On Thursday, a day after he addressed the UN General Assembly, Salvadoran President Mauricio Funes announced a possible new agreement with IMF officials worth $800 million dollars to be paid out over three years. The new arrangement, which needs approval from the IMF management and Executive Board, will replace the 15-month stand-by agreement approved last January.
Economists forecast that El Salvador’s GDP will decrease 2.9% in 2009, due to the global economic crisis and its link to the US economy through remittances and common currency. The new agreement is intended to promote fiscal and financial stability in the current climate by providing resources for private investors, increasing domestic demand and spending, and supporting the administration’s development plan for 2009-2014.
The administration says that the IMF agreement will benefit El Salvador’s most vulnerable communities by redirecting government spending to social areas. In one example, the government plans to introduce a Universal Social Protection System that will administer programs such as a temporary employment program, a special public investment program concentrated on health, education, and infrastructure, and the expansion of the conditional cash transfer program (Comunidades Solidarias).
The IMF’s director of the Western Hemisphere department, Nicolás Eyzaguirre, said yesterday, “El Salvador was the first country in Latin America to seek financial assistance from the IMF to navigate the current global financial crisis. While this first program achieved its broad objectives, the effects of the crisis have been severe and challenges still remain. We are very happy that the administration of President Mauricio Funes has chosen to continue to rely on the Fund to support its economic program going forward.”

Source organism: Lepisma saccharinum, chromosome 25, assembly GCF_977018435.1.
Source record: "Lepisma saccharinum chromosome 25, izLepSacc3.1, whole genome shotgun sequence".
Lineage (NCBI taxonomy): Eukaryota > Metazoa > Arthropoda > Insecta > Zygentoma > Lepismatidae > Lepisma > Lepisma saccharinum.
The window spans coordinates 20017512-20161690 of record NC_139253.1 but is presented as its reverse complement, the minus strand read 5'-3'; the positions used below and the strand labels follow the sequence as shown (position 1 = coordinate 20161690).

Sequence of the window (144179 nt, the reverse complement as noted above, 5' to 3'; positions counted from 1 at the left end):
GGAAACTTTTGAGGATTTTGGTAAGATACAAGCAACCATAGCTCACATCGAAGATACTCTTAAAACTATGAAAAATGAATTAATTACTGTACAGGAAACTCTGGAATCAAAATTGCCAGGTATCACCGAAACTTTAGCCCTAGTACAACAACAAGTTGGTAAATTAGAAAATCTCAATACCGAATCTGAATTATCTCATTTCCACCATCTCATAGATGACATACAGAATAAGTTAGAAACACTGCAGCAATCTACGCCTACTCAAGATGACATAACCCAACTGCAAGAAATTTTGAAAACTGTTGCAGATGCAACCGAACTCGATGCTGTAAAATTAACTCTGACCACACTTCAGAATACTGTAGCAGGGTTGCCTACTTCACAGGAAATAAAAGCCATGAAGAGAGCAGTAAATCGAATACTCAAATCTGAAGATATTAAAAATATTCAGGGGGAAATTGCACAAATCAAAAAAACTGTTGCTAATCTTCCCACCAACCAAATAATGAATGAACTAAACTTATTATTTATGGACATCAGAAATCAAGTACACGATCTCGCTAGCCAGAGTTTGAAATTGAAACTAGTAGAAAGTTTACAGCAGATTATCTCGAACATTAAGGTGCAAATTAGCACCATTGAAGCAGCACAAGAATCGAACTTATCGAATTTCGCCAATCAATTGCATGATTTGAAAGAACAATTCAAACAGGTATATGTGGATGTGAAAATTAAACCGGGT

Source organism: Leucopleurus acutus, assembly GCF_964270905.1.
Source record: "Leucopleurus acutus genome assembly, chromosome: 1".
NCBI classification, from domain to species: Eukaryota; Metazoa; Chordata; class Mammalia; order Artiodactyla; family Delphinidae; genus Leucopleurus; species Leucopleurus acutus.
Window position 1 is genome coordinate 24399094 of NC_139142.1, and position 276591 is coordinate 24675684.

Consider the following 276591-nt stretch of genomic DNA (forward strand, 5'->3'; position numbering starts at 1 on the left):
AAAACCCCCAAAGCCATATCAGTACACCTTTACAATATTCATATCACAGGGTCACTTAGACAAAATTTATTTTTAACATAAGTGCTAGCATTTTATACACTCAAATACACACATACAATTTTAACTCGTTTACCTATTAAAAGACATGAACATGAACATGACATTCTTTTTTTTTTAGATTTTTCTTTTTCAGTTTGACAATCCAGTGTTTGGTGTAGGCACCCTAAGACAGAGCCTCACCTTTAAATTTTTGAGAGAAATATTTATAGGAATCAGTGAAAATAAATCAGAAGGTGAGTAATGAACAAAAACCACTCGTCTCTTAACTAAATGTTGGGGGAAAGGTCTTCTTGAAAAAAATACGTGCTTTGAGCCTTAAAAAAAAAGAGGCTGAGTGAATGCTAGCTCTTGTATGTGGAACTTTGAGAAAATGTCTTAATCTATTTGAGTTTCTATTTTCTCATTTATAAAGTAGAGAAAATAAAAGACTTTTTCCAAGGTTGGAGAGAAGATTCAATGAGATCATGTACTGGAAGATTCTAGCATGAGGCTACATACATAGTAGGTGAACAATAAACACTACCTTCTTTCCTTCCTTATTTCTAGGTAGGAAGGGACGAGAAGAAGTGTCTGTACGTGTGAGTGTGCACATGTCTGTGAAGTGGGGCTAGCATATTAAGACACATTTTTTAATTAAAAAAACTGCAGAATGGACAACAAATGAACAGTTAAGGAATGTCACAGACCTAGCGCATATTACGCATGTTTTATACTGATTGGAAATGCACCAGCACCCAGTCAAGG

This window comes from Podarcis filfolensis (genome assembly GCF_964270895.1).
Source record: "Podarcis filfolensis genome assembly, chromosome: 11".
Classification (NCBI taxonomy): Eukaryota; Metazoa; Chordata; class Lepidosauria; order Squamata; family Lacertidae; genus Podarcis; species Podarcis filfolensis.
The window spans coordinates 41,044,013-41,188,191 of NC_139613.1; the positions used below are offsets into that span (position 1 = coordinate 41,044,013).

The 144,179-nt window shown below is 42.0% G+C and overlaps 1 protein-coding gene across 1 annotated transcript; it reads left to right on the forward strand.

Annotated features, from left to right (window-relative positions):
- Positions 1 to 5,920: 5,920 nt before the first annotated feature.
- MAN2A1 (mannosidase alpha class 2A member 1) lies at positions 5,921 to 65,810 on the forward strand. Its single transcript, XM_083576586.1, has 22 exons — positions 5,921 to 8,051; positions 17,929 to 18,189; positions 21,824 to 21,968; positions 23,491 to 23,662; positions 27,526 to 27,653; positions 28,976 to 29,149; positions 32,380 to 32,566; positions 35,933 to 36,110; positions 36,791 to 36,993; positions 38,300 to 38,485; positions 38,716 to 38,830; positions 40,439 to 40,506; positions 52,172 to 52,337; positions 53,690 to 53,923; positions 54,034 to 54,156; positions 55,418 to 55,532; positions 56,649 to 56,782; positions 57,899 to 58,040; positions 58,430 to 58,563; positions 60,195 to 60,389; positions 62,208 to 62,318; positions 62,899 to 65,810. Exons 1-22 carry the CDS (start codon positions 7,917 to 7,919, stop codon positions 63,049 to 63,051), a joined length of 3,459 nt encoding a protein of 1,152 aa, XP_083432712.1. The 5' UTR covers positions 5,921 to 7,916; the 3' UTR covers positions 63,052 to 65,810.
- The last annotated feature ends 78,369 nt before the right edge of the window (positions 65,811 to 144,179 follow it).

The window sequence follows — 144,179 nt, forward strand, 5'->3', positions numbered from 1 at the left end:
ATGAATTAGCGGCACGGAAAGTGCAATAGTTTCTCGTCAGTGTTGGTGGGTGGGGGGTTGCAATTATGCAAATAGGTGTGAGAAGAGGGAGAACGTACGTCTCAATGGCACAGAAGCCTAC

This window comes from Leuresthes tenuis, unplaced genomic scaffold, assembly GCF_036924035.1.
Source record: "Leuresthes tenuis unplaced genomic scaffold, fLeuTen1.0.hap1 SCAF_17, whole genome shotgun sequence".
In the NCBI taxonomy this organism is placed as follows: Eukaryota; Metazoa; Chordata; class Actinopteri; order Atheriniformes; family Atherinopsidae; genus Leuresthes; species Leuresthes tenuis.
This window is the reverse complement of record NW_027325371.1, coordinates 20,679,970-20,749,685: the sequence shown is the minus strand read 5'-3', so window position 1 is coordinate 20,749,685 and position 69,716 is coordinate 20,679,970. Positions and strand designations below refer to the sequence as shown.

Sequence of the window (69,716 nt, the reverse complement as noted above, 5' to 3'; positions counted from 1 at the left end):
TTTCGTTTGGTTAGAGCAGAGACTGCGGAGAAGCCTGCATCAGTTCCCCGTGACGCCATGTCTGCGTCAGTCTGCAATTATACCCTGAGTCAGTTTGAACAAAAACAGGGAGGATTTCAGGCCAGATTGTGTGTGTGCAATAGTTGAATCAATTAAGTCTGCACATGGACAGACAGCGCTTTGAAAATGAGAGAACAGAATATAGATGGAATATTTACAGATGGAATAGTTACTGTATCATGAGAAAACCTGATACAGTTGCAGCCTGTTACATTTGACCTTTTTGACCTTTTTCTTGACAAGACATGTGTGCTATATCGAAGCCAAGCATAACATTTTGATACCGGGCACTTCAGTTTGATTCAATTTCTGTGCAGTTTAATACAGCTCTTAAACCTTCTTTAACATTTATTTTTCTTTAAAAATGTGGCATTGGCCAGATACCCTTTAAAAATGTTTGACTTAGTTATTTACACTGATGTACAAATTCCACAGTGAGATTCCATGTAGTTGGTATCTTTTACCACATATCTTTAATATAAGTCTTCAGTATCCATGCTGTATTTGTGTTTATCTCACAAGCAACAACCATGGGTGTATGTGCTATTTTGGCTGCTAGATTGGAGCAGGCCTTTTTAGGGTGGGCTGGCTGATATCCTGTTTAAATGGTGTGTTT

While Funes and the IMF were announcing their agreement, Moody’s Investors Services were placing El Salvador’s credit rating on watch for a possible downgrade into junk territory, citing the country’s worsening economy, its limited policy response, and restricted access to international capital markets.
Currently, El Salvador’s rating is Baa3, the lowest investment-grade level. Mauro Leos, Moody’s regional credit officer for Latin America, stated that “with no monetary or exchange-rate policy to speak of, and given the absence of a lender of last resort, economic-policy management has been hard pressed by current circumstances.” Moody’s also noted El Salvador’s dependence on the U.S. for exports and remittances from immigrants, as well as its adoption of the U.S. dollar as its official currency in 2001. When deciding whether to downgrade them further, Moody’s will consider El Salvador’s ability to respond to and survive economic and financial shocks.
Proponents of dollarization have always argued that adopting the dollar would facilitate trade with the U.S. and provide greater stability to El Salvador’s developing economy. The majority of Salvadorans, rich and poor, urban and rural, have countered that the Colon was an important part of their identity and discarding it subjugated them to the U.S. financial system, which all but collapsed in 2008 and 2009. Now El Salvador is in a bit of a pinch with limited control over their economy, dependent on U.S. exports and remittances, and turning to the IMF for a new $800 million loan.
While campaigning for the presidency, Funes stated that if elected he would not try to change the current monetary system. As chickens come home to roost, and the IMF and credit agencies recognize the downside of dollarization, perhaps the Funes Administration ought to reconsider its position.